Wednesday, August 7, 2013


By Sarah Ockler

I am not sure how to describe Bittersweet than it is is a young adult/teen novel. There is some romance but it is mostly about how to figure out what your dreams really are, how important family and friends should be in your life and where you really should be going in your life.

Hudson works hard to help out her single mom but still feels betrayed by her father. She blames him for her failure to become a champion figure skater as well as his abandonment of his two children. When Hudson gets the opportunity to try again in skating, she begins working more hours at her mother's diner while sneaking off to work with the local high school hockey team and her own routine on the ice. Her main goal is to get away from Watonka, New York, even if it means hurting her mother and her best friend, Dani.

What is bittersweet in this book? Hudson's life experiences teach her that not everything is sweet but that she can endure the bitter parts with the love and support of family and friends. However, she must do the work to communicate, trust and be willing to speak the truth. She also comes to realize that she does have some wonderful talents that many in her town appreciate. Maybe having friends is worth more than she thinks!

I liked Hudson's struggle with keeping her friends because it echoes my own. I can honestly say that I don't have any close friends right now in my life. I have some good acquaintances, some great peers and some terrific parishioners but having and keeping friends has been hard. I am trying to learn something from Hudson's own mistakes.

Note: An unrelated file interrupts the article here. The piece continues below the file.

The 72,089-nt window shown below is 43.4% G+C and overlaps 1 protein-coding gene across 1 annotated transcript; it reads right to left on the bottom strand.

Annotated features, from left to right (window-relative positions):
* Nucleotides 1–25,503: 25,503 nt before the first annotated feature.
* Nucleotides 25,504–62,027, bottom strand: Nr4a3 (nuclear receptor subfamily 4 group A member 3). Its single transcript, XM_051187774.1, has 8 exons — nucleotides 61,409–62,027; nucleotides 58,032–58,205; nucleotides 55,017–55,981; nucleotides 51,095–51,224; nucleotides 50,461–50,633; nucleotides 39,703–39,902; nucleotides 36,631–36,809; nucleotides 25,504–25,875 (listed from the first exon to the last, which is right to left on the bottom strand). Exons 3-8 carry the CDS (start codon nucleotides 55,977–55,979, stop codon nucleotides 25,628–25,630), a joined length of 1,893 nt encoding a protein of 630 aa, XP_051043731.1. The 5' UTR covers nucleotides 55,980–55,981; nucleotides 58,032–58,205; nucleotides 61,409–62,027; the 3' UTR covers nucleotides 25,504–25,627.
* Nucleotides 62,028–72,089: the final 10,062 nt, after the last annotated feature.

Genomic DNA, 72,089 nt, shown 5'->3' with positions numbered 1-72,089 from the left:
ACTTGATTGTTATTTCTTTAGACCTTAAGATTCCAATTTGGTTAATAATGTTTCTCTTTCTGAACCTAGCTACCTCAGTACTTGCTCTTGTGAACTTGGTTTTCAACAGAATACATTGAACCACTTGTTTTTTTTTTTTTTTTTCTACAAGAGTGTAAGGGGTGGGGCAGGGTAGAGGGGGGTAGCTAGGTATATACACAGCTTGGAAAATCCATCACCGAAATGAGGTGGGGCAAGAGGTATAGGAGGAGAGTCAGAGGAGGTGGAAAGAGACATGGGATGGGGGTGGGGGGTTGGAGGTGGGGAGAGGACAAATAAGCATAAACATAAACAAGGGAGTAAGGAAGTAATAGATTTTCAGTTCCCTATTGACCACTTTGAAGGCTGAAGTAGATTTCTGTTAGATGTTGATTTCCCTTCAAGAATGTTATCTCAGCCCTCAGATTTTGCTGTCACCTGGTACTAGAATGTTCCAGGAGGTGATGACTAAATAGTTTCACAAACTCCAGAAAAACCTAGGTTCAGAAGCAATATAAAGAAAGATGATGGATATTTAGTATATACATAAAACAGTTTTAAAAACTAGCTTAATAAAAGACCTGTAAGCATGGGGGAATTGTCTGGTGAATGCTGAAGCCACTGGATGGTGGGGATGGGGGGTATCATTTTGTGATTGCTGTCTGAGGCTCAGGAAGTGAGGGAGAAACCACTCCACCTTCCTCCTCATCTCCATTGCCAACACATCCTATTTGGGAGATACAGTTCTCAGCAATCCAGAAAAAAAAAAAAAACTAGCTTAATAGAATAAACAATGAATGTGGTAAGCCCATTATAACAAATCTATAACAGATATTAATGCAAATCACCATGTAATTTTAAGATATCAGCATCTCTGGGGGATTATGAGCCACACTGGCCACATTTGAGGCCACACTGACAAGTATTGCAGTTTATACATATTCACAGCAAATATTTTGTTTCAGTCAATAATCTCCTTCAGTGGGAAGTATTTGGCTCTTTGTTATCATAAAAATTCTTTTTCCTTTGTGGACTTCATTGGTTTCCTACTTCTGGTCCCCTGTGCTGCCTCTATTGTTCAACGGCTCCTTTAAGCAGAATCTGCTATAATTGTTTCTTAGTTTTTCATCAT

And that is a lot of what this book had to do with my faith. As Christians, our relationships should be more important than anything. Yet, we Christian Americans often get caught up in our dreams for success - whether it has to do with our salary or our love life. We want to go places and be people. Many of us will sacrifice relationships with our families, our friends and possible brothers and sisters in Christ in order to "fulfill" our dreams. But what about God's dreams for our life? Do we simply ignore what God wants for us? Why do we think our dreams are superior to God's dreams? Where have you sacrificed people for other stuff in your life?

I recommend Bittersweet.

Happy reading!


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